Emma: The whole hiring process is completely absurd. You’re essentially swiping on a Tinder profile, going on a speed date where they also meet a few of your friends, and then you decide if you’re going to get married two weeks from Monday, 9am sharp.
Andy: There’s a lot riding on that yes or no decision. It’s damaging to introduce a bad apple to a team, it’s exhausting to try to coach the blight out of that person, it’s complicated to fire them. Every time I’ve mis-hired, the error lingers — with me, with my team, with the goals I was trying to achieve by hiring that person in the first place…
Emma: It’s why interviewing these days can have so many stages: phone screens, hours-long take-home tests, working sessions with the team, lunch with the CEO, references, bar raisers, “What kind of tree would you be?” As a hiring manager, I’ve created all sorts of hoops for candidates to jump through. I’m just trying not to blow it.
Andy: Unfortunately, even the most extensive interviews aren’t true examples of what it’ll be like to actually work with someone. And adding more interviewers to the loop doesn’t add value when they’re all covering the same ground, which, in my experience, is pretty typical.
Emma: Absolutely. I didn’t get much instruction when I started interviewing people. If I got any advice, it was “you should ask XYZ question” or something like “be comfortable in the silence,” both of which are about as helpful as someone recommending to “use your legs!” when you’re about to go rock climbing for the first time. It’s not wrong advice, but can someone please tell me what I’m actually supposed to be doing?
Andy: I’m totally guilty of hurling teammates into an interview with as much care as a bird shoving it’s chick out of the nest. And I know how hard interviewing is! Humans aren’t actually all that great at making good decisions. We like people who are like us, we dislike what’s different, we are confused about time: things that happened recently are more powerful than things that happened farther back. We are happy when we can confirm what we already think, we don’t like to disagree with the rest of the group, and every interview starts with the goal of hiring that person, so we’re biased there too. Not hiring can feel like failure, even if it’s the right thing to do.
Emma: The most helpful interview training I ever got was about the prepwork, not about the conversation part. The point of any interview is to get concrete evidence that the candidate can or cannot meet the expectations you have for the role on your team.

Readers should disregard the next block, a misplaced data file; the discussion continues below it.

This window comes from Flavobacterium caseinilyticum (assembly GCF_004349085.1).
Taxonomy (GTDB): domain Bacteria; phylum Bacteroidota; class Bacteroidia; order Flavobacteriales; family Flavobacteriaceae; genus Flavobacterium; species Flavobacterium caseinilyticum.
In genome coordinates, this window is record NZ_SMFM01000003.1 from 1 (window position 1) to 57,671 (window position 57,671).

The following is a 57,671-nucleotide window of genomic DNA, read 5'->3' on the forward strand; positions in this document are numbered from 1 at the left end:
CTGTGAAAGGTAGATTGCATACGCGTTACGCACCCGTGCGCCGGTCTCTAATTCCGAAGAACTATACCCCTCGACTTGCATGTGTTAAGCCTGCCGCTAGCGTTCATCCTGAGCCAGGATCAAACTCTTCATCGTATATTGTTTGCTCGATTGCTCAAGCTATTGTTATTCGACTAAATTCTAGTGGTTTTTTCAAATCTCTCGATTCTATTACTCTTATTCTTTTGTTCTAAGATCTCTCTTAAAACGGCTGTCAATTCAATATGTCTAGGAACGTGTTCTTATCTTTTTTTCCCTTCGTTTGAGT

Andy: Identifying what that evidence will look and sound like is absolutely something that should be done as a full hiring team, not alone in an echo chamber of our personal preferences. If you’re the hiring manager, you’ve got to calibrate with your team on what the ideal candidate will demonstrate, and what are dead-in-the-water dealbreakers.
Emma: Do this before you’re face-to-face with the candidate. If you wait until after the interview, your decision is only going to be “data-inspired.” I like the way Cassie Kozyrkov talked about it in her article on the need for having a decision context up front in the Harvard Business Review last week:
“Many decision-makers think they’re being data-driven when they look at a number, form an opinion, and execute their decision. Unfortunately, such a decision will be ‘data-inspired’ at best. Data-inspired decision-making is where we swim around in some numbers, eventually reach an emotional tipping point, and then decide.”
Andy: If you’re assigned to an interview loop, and you’re not totally sure what you’re supposed to be seeking out in your 30 or 45 minutes, be brave enough to ask the obvious-seeming questions: What is this interview about? What will a successful candidate talk about? What are the big red flags I should follow up on?
Emma: And then, be comfortable in the silence.
Pre-Interview Prep Work
We like to do this four-question exercise with the entire hiring team to ensure everyone who’s meeting a candidate is aligned on what they’re looking for. It’s also a nice solo refresher anytime you’re about to step into an interview room. These questions aren’t rocket science, but doing this work before you interview makes it clearer to see who’s a yes and who’s a no — beyond their sparkling resume.
What I’m looking for in my interview loop?
Think of the core values, behaviors, and technical skills a candidate needs to be successful in the role. Some might be company-wide mandates, like humility or bias for action. Others might be more specific to your team — maybe the role is highly collaborative or demands attention to detail. There’s only enough time to suss out one or two qualities per 30- or 45-minute interview loop. We recommend no two loops overlap in what they’re looking for.
What are my green lights?
What does the quality you’re assessing look like on your team? What does it sound like? What examples can the interviewee give that will make you confident they’re right for the role? These things should be hyper-tailored and agreed upon by everyone on the hiring team.
What are my red flags?
Red flags are the opposite: what types of behavior or decision-making might a candidate describe that shows they’re not a fit for the role or team?
What two questions will start a conversation that reveals green lights and red flags?
These will almost certainly be tell-me-a-time questions. For example, if we were looking for meticulousness, we might ask, “Tell me about the most intricate project you’ve ever worked on.” Two questions are all you need to get started. The rest will come naturally as you follow up to get to the information you need.